Neurosurgery - Cases and Reviews

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 Open Access DOI:10.23937/NCR-2017/1710012

Cerebello-Pontine Angle Glioblastoma with Cervical Spine Metastasis: A Case Report

Giuseppe Mariniello, MD, Carmela Peca, MD, Maria Laura Del Basso De Caro, MD, Sergio Corvino, MD, Valentina Orlando, MD, Elia Guadagno, MD and Francesco Maiuri, MD

Article Type: Case Report | First Published: February 14, 2019

This article reports a left cerebellopontine angle glioblastoma presenting with two week history of rapidly progressive hearing loss and trigeminal pain, treated by subtotal resection and radiotherapy with concomitant and adjuvant temozolomide. At one year, local tumor control and diffuse neoplastic seeding in the cervical spinal cord were evidenced. Glioblastomas involving the cerebellopontine angle are exceptional with only 10 reported cases. The possibility of a glioblastoma should be conside...

 Open Access DOI:10.23937/ncr-2017/1710011

Pathology Confirmation of Particle Embolization of Middle Meningeal Artery for Management of Subdural Hematoma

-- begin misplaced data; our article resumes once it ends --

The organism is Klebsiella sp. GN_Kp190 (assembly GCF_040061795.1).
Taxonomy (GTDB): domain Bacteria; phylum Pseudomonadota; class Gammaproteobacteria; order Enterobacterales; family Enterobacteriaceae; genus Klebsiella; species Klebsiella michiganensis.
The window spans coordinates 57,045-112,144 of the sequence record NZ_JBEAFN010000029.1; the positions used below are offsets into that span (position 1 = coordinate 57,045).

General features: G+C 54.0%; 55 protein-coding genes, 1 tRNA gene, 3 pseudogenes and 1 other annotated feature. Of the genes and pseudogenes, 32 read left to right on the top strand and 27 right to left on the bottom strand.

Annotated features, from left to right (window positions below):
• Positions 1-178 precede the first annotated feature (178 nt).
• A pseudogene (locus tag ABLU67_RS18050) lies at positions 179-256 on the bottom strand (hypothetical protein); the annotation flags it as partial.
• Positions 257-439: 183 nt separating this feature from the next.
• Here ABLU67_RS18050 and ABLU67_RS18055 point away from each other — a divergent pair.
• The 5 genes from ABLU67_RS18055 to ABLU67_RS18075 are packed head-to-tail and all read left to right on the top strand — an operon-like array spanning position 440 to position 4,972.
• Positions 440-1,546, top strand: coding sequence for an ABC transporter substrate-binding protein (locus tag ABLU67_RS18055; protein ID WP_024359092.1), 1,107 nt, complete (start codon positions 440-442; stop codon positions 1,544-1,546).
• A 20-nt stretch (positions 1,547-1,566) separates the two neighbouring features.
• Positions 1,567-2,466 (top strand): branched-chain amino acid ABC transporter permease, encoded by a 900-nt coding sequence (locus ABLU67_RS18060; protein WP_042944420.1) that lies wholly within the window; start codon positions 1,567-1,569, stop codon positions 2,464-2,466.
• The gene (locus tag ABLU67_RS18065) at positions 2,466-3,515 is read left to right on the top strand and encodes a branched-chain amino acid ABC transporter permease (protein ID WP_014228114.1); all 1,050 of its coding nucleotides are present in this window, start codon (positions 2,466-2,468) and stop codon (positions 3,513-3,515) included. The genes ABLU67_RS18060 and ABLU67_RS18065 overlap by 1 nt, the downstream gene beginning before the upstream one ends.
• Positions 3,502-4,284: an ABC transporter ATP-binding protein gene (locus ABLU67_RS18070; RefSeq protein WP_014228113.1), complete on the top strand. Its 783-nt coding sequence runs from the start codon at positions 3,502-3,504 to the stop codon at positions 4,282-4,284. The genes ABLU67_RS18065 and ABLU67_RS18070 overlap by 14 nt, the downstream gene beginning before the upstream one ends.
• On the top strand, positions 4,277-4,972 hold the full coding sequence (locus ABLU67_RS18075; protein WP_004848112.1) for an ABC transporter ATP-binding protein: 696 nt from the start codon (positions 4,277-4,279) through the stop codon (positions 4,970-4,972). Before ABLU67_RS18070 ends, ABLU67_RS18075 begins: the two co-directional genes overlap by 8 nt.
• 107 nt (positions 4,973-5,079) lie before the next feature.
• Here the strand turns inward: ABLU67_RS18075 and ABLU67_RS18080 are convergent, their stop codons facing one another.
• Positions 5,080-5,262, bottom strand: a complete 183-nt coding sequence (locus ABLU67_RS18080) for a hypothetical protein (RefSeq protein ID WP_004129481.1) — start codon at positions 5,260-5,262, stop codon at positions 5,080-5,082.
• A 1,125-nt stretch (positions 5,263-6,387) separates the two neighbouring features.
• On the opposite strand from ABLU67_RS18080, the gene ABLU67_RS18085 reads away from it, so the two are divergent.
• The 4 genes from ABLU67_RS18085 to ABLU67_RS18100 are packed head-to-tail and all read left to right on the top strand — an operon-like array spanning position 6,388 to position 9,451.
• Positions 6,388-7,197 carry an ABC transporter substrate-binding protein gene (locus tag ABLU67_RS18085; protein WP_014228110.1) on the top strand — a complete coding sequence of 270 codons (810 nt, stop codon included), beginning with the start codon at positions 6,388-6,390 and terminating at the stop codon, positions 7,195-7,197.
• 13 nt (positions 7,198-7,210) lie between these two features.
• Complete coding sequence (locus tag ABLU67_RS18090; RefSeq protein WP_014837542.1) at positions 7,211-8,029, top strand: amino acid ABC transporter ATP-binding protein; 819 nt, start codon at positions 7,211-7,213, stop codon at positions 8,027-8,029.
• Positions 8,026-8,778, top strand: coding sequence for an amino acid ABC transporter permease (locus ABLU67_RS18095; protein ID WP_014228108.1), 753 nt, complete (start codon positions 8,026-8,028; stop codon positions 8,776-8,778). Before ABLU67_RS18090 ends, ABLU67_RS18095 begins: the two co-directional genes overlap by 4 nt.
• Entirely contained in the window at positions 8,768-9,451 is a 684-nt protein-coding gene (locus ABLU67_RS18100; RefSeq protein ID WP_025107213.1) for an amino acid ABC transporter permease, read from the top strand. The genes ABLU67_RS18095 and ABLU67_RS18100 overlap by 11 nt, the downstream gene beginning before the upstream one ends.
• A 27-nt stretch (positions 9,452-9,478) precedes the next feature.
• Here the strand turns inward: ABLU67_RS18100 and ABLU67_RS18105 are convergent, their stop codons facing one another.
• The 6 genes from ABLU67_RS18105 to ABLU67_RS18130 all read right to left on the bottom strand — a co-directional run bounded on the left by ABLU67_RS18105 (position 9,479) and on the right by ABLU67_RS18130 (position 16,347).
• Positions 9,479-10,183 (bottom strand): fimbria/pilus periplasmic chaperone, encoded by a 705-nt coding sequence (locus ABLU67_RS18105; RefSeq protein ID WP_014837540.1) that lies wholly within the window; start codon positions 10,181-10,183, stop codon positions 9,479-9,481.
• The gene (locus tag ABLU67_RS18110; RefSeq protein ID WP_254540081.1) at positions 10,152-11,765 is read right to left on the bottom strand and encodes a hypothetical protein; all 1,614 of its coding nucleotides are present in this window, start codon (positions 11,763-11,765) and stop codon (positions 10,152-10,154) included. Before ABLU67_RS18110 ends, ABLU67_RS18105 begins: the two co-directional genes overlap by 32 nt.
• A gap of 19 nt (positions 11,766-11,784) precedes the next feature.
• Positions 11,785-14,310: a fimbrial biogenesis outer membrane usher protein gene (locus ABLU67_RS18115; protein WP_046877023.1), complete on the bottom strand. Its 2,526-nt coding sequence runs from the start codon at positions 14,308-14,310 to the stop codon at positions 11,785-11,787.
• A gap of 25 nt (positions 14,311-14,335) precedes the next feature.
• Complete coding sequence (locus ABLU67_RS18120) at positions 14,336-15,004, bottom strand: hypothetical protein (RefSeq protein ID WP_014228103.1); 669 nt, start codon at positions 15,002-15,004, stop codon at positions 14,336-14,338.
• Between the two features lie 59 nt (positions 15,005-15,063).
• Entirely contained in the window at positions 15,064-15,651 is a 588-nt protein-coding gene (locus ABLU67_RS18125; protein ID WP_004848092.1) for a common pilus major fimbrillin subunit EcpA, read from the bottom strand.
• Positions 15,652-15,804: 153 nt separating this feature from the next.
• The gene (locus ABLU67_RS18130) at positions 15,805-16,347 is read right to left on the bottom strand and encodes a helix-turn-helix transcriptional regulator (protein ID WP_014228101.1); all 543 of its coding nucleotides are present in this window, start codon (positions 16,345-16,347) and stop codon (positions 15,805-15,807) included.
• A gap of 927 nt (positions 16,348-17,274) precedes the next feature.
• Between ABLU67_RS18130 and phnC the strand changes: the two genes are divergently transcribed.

Pouya Entezami, MD, Emad Nourollahzadeh, MD, Adedamola Adepoju, MD, David Michael Jones, MD and John Dalfino, MD

Article Type: Case Report | First Published: February 11, 2019

As our patient population grows older with improved health care technology and resources, chronic subdural hematoma (CSDH) is an increasingly common disease faced by the modern neurosurgeon. Despite good results with burr-hole irrigation and evacuation - the gold standard treatment for CSDH - recurrence rate remains high. Recent advancements in endovascular management of this diagnosis via embolization of the middle meningeal artery (MMA), either alone or in conjunction with surgical evacuation,...

 Open Access DOI:10.23937/ncr-2017/1710010

Delayed Revascularization of Basilar Artery Occlusion due to Symptomatic Progression

Pouya Entezami, M Reid Gooch, Emad Nourollahzadeh and John Dalfino

Article Type: Case Report | First Published: January 21, 2019

The basilar artery is the main arterial contributor to the posterior circulation. Interruptions of this flow can cause devastating strokes and neurological demise. While most patients with a basilar artery occlusion suffer from a high rate or morbidity and/or mortality, a small subset survive but have progressive symptomatic decline. Delayed revascularization of these patients with chronic basilar artery occlusions based on symptomatic progression may provide a favorable risk-benefit ratio, but ...

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